Tuesday, July 27, 2010

Gay Marriage in California

There's been very little change in public opinion on gay marriage in California since Proposition 8 passed by a 52-48 margin in 2008. Our newest poll in the state finds 46% think same sex marriage should be legal while 47% believe it should be illegal, with 8% having no opinion.

When Proposition 8 passed the black vote was seen as critical, and the continuing opposition to same sex marriage in the state is largely fueled by opinion among African Americans. 60% of blacks think it should be illegal to only 28% who think it should be allowed. Whites support same sex marriage by a 48/47 margin and Hispanics do as well 47/41 on this survey.

There's not much doubt that public opinion will move in favor of same sex marriage in California with the passage of time. Voters over 65 oppose it by a 57/34 margin, but those under 65 express favor for it 49/44 and that sentiment is particularly strong with respondents under 30 who support it 52/34.

Compared to a lot of issues opinion about gay marriage sees some spillover across party lines. 28% of Democrats think it should be illegal, but 20% of Republicans think it should be legal. We found wider party divides in our polling about things like health care and the stimulus.

It's safe to say that if gay marriage was on the ballot again in California this year the vote would probably be just as close as it was in 2008.

Full results here


wt said...

There are definitely efforts to put repealing prop 8 on the 2012 ballot (I believe the decision by activists not to put repeal on the 2010 ballot was intentional and strategic). By then there will have been enough of a chance to organize and raise funds for the repeal campaign.

Sadly, though, Obama being on the ballot in 2012 will once again spike anti-gay turnout amongst African Americans. Maybe the key is to wait until 2014 or 2016, when black turnout will be a little less than 2008 or 2012 levels. Weird issue for Dems who support gay marriage, since California will be safe for Obama in 2012.

Anonymous said...

The myth that prop 8 passed because of the African American vote is a convenient one for the high paid executives over at EQCA whose bungling was the real cause of prop 8's passage. It was easy to see that they quickly gave up control of the message to the pro 8 camp and allowed themselves to go on the defensive. It would have been easy to tie prop 8 to the regular cast of far right christian extremists that Californians have no taste for, but instead they opted to waste tens of millions of dollars on a fuzzy, friendly, completely incoherent message. Harvey Milk must have been rolling in his grave!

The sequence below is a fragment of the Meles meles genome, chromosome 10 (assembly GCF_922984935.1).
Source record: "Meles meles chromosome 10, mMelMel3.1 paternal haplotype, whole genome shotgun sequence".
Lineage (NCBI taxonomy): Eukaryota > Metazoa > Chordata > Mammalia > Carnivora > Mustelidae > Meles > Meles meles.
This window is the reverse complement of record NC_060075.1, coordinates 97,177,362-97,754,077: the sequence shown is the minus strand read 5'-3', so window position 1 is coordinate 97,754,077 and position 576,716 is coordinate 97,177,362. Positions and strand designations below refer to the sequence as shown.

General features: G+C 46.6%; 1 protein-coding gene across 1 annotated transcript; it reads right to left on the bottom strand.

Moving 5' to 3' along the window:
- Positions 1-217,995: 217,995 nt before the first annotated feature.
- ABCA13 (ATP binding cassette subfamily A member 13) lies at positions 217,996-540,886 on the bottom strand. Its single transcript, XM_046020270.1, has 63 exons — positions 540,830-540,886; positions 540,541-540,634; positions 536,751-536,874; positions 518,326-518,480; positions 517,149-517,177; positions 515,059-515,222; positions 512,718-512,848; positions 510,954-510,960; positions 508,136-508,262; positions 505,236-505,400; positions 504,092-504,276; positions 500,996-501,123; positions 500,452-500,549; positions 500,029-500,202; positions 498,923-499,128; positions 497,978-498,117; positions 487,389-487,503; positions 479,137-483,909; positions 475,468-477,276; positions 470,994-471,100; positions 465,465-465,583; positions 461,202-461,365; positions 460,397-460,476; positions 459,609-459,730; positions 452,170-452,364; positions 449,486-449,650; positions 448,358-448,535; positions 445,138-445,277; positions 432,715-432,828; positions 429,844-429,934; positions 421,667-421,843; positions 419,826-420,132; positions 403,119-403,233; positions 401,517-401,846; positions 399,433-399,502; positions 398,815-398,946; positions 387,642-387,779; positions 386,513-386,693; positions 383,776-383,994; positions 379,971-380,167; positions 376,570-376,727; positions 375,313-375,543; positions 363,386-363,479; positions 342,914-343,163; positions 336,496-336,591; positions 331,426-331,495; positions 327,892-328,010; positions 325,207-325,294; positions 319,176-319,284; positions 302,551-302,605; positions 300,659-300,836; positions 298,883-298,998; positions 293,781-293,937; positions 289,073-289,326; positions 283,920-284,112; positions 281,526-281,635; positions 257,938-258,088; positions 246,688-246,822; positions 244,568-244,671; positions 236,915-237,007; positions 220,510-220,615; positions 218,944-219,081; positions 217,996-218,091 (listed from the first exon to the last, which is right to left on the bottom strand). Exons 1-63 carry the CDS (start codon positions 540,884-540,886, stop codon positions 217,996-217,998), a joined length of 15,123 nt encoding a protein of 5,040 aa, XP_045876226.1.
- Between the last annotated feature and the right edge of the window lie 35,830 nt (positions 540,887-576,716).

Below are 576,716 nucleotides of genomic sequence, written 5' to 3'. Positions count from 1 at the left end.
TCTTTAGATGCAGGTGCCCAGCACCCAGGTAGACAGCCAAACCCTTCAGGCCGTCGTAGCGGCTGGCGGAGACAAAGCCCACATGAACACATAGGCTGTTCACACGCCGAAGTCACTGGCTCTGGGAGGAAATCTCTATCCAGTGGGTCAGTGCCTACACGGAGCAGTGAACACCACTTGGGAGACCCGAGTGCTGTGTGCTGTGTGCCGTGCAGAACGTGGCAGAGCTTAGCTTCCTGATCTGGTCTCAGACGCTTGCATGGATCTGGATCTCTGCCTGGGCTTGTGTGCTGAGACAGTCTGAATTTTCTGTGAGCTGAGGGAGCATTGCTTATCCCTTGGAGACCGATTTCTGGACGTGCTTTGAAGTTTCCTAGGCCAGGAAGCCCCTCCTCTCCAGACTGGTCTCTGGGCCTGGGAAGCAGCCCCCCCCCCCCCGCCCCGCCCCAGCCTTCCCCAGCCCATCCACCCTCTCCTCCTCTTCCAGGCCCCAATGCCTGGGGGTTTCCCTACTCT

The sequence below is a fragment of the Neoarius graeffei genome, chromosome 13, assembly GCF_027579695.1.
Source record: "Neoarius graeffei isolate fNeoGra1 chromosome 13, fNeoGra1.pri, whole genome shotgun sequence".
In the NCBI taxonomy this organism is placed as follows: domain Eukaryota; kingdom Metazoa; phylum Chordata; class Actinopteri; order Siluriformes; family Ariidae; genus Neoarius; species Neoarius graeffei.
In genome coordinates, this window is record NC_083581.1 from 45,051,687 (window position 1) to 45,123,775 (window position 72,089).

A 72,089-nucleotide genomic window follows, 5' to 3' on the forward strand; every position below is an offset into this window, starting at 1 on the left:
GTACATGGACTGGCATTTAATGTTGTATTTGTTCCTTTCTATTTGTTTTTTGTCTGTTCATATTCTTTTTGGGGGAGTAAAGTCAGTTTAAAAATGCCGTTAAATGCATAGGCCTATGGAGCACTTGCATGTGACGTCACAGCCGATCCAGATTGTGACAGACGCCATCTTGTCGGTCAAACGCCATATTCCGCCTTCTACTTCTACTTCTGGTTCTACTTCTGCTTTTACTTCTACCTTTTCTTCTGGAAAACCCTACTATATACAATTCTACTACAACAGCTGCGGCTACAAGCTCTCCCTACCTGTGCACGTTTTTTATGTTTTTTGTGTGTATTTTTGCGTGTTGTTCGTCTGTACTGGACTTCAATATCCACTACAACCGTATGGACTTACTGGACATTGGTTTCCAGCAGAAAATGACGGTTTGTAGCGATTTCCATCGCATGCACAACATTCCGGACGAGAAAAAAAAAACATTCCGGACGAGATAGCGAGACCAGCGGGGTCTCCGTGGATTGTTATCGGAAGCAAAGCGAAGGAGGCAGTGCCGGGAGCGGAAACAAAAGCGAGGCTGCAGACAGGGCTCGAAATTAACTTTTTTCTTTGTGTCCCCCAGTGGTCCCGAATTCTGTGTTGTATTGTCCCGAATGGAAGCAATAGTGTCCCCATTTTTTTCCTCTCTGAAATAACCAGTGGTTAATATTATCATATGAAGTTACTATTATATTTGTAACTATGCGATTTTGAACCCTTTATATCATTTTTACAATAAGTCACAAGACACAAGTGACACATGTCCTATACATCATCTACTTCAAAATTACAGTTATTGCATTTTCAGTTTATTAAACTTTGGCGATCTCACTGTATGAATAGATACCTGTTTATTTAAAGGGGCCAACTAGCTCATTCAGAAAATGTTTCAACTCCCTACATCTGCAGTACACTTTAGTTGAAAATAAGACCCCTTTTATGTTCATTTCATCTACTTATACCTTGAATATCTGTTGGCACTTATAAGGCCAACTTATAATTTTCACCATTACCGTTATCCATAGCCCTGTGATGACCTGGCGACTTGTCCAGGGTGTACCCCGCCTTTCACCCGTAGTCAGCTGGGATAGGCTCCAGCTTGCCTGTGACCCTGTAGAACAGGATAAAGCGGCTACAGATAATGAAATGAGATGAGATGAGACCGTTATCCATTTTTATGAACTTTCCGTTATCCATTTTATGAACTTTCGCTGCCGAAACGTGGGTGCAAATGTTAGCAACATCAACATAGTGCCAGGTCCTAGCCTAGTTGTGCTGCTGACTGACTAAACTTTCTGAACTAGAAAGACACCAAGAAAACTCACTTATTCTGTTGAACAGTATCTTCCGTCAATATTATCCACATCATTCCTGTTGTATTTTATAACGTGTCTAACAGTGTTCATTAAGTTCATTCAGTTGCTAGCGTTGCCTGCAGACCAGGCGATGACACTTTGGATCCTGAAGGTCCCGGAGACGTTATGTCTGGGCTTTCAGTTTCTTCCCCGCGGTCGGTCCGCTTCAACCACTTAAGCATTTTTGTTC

wt said...

Anon 11:07 -- What myth are you referring to. The African-American vote spike in 2008 did, indeed, cause Prop 8 to pass. CNN exit polls had it winning 70/30 amongst African Americans. Even now, PPP has it at 60% support. No myth here.

And in 2008, plenty of people knew that the Mormon Church and religious right were pushing the proposition. Anti-Prop 8 Activists were very successful in ripping down signs of religious Prop 8 supporters, intimidating religious supporters and their families, and painting swastikas on churches, to get the message of anti-religious sentiment out there. Definitely not what I wanted to see as the anti-Prop 8 campaign, but certainly an attempt to tie the proposition to religious organizations, as you suggest.

Actually, fuzzy and friendly TV ads were probably the best thing they could have done to mitigate the damage done by activists.

Alan said...

If you read the results, only 49 people who identified as African-American were polled. Seems that they are pulling the same shenanigans that the 2008 CCN poll tried i.e. too small of a sample size to be statistically significant.

Alan said...

This means that with a confidence level of 95%, the confidence interval for this survey would be plus or minus 14. If you wanted a 99% confidence level, your confidence interval would be plus or minus 18 with this data.

Dustin Ingalls said...

Alan: Yes, you're right. We can't say for certain what the actual numbers are for blacks unless we do a survey solely of them, since they comprise such a small proportion of CA voters. But coupled with exit poll data and cultural knowledge, we can say that generally, blacks are opposed to gay marriage.

Alan said...

@Dustin If you mean African-Americans are a small proportion of voters by California being one of only four states where the majority of the population is made up of minorities ie white population is less than 50% then yes. If you mean coupling it with the CNN exit polling to mean completely disregarding all the appropriately-sized polls done since 2008 that show that African-Americans are more in line with the general population then yes again there too. And if you mean cultural knowledge by hegemonic stereotyping of blacks, then yes again.

WalterH said...

Polls have NOTHING to do with civil rights. In the year 2000, 41% of Alabama voters voted AGAINST removing the interracial marriage ban from their constitution, even though the laws were ruled unconstitutional by the United States Supreme Court in 1967. That's even better than a poll. That's bigots voting on what was a CIVIL RIGHTS ISSUE.

Ted Gellar-Goad said...

Tom - from your poll results, can you determine the numbers for support of marriage equality among African Americans by different age groups? I'm interested in how the level of support in California differs between young African Americans and other young Americans.

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